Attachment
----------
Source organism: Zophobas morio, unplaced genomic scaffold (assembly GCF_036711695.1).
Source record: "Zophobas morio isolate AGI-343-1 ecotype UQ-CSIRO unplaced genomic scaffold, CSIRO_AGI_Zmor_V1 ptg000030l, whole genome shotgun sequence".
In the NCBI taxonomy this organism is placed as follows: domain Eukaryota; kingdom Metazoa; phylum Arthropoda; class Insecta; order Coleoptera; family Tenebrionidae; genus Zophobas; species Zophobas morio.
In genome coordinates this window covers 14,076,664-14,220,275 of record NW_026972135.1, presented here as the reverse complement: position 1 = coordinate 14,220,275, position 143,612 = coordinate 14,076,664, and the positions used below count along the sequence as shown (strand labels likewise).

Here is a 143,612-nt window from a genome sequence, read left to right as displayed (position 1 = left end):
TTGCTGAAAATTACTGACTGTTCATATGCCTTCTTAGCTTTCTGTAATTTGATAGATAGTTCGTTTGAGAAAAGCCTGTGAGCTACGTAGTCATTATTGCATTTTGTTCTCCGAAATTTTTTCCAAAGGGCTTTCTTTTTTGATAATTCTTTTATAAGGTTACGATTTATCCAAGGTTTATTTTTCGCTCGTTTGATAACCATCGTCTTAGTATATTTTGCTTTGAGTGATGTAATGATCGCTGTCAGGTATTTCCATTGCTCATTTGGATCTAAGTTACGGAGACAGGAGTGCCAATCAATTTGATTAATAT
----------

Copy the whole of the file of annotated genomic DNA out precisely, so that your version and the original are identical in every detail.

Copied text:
Source organism: Zophobas morio, unplaced genomic scaffold (assembly GCF_036711695.1).
Source record: "Zophobas morio isolate AGI-343-1 ecotype UQ-CSIRO unplaced genomic scaffold, CSIRO_AGI_Zmor_V1 ptg000030l, whole genome shotgun sequence".
In the NCBI taxonomy this organism is placed as follows: domain Eukaryota; kingdom Metazoa; phylum Arthropoda; class Insecta; order Coleoptera; family Tenebrionidae; genus Zophobas; species Zophobas morio.
In genome coordinates this window covers 14,076,664-14,220,275 of record NW_026972135.1, presented here as the reverse complement: position 1 = coordinate 14,220,275, position 143,612 = coordinate 14,076,664, and the positions used below count along the sequence as shown (strand labels likewise).

Here is a 143,612-nt window from a genome sequence, read left to right as displayed (position 1 = left end):
TTGCTGAAAATTACTGACTGTTCATATGCCTTCTTAGCTTTCTGTAATTTGATAGATAGTTCGTTTGAGAAAAGCCTGTGAGCTACGTAGTCATTATTGCATTTTGTTCTCCGAAATTTTTTCCAAAGGGCTTTCTTTTTTGATAATTCTTTTATAAGGTTACGATTTATCCAAGGTTTATTTTTCGCTCGTTTGATAACCATCGTCTTAGTATATTTTGCTTTGAGTGATGTAATGATCGCTGTCAGGTATTTCCATTGCTCATTTGGATCTAAGTTACGGAGACAGGAGTGCCAATCAATTTGATTAATAT